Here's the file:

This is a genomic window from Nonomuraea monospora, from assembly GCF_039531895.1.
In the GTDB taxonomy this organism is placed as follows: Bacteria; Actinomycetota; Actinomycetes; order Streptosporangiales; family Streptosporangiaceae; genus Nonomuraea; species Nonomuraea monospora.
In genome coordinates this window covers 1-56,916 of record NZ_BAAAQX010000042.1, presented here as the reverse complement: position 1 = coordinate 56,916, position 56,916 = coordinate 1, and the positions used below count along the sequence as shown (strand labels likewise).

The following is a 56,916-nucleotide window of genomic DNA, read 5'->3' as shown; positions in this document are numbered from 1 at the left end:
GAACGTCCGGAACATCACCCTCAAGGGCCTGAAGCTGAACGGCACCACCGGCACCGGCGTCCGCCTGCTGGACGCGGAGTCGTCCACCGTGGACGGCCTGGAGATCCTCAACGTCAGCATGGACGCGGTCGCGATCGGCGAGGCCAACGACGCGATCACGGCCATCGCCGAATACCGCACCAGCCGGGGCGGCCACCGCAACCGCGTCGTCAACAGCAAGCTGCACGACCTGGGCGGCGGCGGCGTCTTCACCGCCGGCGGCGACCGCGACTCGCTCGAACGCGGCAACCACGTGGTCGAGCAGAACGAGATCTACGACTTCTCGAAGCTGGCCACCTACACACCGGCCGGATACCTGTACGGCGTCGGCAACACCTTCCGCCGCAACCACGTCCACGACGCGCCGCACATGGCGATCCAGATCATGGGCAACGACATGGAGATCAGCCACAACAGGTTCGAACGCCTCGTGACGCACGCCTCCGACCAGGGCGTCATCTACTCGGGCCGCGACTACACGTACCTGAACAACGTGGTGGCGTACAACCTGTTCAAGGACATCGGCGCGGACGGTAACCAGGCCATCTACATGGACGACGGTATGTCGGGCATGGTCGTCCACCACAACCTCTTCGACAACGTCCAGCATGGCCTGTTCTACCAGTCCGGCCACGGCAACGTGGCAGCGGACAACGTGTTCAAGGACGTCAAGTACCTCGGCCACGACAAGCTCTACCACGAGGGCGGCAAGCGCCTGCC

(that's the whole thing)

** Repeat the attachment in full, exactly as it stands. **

This is a genomic window from Nonomuraea monospora, from assembly GCF_039531895.1.
In the GTDB taxonomy this organism is placed as follows: Bacteria; Actinomycetota; Actinomycetes; order Streptosporangiales; family Streptosporangiaceae; genus Nonomuraea; species Nonomuraea monospora.
In genome coordinates this window covers 1-56,916 of record NZ_BAAAQX010000042.1, presented here as the reverse complement: position 1 = coordinate 56,916, position 56,916 = coordinate 1, and the positions used below count along the sequence as shown (strand labels likewise).

The following is a 56,916-nucleotide window of genomic DNA, read 5'->3' as shown; positions in this document are numbered from 1 at the left end:
GAACGTCCGGAACATCACCCTCAAGGGCCTGAAGCTGAACGGCACCACCGGCACCGGCGTCCGCCTGCTGGACGCGGAGTCGTCCACCGTGGACGGCCTGGAGATCCTCAACGTCAGCATGGACGCGGTCGCGATCGGCGAGGCCAACGACGCGATCACGGCCATCGCCGAATACCGCACCAGCCGGGGCGGCCACCGCAACCGCGTCGTCAACAGCAAGCTGCACGACCTGGGCGGCGGCGGCGTCTTCACCGCCGGCGGCGACCGCGACTCGCTCGAACGCGGCAACCACGTGGTCGAGCAGAACGAGATCTACGACTTCTCGAAGCTGGCCACCTACACACCGGCCGGATACCTGTACGGCGTCGGCAACACCTTCCGCCGCAACCACGTCCACGACGCGCCGCACATGGCGATCCAGATCATGGGCAACGACATGGAGATCAGCCACAACAGGTTCGAACGCCTCGTGACGCACGCCTCCGACCAGGGCGTCATCTACTCGGGCCGCGACTACACGTACCTGAACAACGTGGTGGCGTACAACCTGTTCAAGGACATCGGCGCGGACGGTAACCAGGCCATCTACATGGACGACGGTATGTCGGGCATGGTCGTCCACCACAACCTCTTCGACAACGTCCAGCATGGCCTGTTCTACCAGTCCGGCCACGGCAACGTGGCAGCGGACAACGTGTTCAAGGACGTCAAGTACCTCGGCCACGACAAGCTCTACCACGAGGGCGGCAAGCGCCTGCC